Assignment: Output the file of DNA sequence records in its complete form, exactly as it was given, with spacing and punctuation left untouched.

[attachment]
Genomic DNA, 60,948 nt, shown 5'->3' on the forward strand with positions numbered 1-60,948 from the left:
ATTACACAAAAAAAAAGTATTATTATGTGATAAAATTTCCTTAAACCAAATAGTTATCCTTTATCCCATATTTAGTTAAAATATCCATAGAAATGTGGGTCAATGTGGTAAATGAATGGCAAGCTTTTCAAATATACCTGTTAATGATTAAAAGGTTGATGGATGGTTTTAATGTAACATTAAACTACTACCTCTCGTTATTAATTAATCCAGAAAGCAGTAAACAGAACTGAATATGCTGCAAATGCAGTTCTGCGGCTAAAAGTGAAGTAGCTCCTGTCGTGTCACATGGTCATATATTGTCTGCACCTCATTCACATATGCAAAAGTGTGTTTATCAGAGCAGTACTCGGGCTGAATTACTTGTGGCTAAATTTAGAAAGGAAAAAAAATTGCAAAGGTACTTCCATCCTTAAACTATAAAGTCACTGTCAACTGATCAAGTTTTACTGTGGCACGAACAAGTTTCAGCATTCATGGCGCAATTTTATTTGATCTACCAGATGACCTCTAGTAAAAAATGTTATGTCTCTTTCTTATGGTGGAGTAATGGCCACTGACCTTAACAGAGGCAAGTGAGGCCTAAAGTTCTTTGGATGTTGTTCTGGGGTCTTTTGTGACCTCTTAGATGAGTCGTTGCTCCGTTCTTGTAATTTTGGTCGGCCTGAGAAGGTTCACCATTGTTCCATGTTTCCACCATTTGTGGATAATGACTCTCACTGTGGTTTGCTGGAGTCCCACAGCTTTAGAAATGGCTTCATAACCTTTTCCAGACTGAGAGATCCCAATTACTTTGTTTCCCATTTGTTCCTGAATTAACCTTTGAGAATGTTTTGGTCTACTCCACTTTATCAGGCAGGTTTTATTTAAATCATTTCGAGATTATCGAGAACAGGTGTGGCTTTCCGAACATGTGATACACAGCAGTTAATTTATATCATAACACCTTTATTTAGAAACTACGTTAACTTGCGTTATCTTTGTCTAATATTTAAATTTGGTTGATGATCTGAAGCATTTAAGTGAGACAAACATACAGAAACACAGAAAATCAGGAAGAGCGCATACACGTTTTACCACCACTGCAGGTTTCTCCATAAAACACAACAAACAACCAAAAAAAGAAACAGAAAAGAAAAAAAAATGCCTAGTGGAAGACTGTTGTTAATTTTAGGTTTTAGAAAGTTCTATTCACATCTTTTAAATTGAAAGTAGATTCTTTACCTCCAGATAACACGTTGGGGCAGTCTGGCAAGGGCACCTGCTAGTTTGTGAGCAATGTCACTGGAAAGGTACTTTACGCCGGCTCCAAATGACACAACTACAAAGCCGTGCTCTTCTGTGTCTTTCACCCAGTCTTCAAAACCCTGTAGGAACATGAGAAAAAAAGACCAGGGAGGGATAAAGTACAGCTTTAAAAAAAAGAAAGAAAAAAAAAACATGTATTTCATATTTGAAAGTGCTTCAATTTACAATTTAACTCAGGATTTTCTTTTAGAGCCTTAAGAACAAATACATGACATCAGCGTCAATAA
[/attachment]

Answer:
Genomic DNA, 60,948 nt, shown 5'->3' on the forward strand with positions numbered 1-60,948 from the left:
ATTACACAAAAAAAAAGTATTATTATGTGATAAAATTTCCTTAAACCAAATAGTTATCCTTTATCCCATATTTAGTTAAAATATCCATAGAAATGTGGGTCAATGTGGTAAATGAATGGCAAGCTTTTCAAATATACCTGTTAATGATTAAAAGGTTGATGGATGGTTTTAATGTAACATTAAACTACTACCTCTCGTTATTAATTAATCCAGAAAGCAGTAAACAGAACTGAATATGCTGCAAATGCAGTTCTGCGGCTAAAAGTGAAGTAGCTCCTGTCGTGTCACATGGTCATATATTGTCTGCACCTCATTCACATATGCAAAAGTGTGTTTATCAGAGCAGTACTCGGGCTGAATTACTTGTGGCTAAATTTAGAAAGGAAAAAAAATTGCAAAGGTACTTCCATCCTTAAACTATAAAGTCACTGTCAACTGATCAAGTTTTACTGTGGCACGAACAAGTTTCAGCATTCATGGCGCAATTTTATTTGATCTACCAGATGACCTCTAGTAAAAAATGTTATGTCTCTTTCTTATGGTGGAGTAATGGCCACTGACCTTAACAGAGGCAAGTGAGGCCTAAAGTTCTTTGGATGTTGTTCTGGGGTCTTTTGTGACCTCTTAGATGAGTCGTTGCTCCGTTCTTGTAATTTTGGTCGGCCTGAGAAGGTTCACCATTGTTCCATGTTTCCACCATTTGTGGATAATGACTCTCACTGTGGTTTGCTGGAGTCCCACAGCTTTAGAAATGGCTTCATAACCTTTTCCAGACTGAGAGATCCCAATTACTTTGTTTCCCATTTGTTCCTGAATTAACCTTTGAGAATGTTTTGGTCTACTCCACTTTATCAGGCAGGTTTTATTTAAATCATTTCGAGATTATCGAGAACAGGTGTGGCTTTCCGAACATGTGATACACAGCAGTTAATTTATATCATAACACCTTTATTTAGAAACTACGTTAACTTGCGTTATCTTTGTCTAATATTTAAATTTGGTTGATGATCTGAAGCATTTAAGTGAGACAAACATACAGAAACACAGAAAATCAGGAAGAGCGCATACACGTTTTACCACCACTGCAGGTTTCTCCATAAAACACAACAAACAACCAAAAAAAGAAACAGAAAAGAAAAAAAAATGCCTAGTGGAAGACTGTTGTTAATTTTAGGTTTTAGAAAGTTCTATTCACATCTTTTAAATTGAAAGTAGATTCTTTACCTCCAGATAACACGTTGGGGCAGTCTGGCAAGGGCACCTGCTAGTTTGTGAGCAATGTCACTGGAAAGGTACTTTACGCCGGCTCCAAATGACACAACTACAAAGCCGTGCTCTTCTGTGTCTTTCACCCAGTCTTCAAAACCCTGTAGGAACATGAGAAAAAAAGACCAGGGAGGGATAAAGTACAGCTTTAAAAAAAAGAAAGAAAAAAAAAACATGTATTTCATATTTGAAAGTGCTTCAATTTACAATTTAACTCAGGATTTTCTTTTAGAGCCTTAAGAACAAATACATGACATCAGCGTCAATAA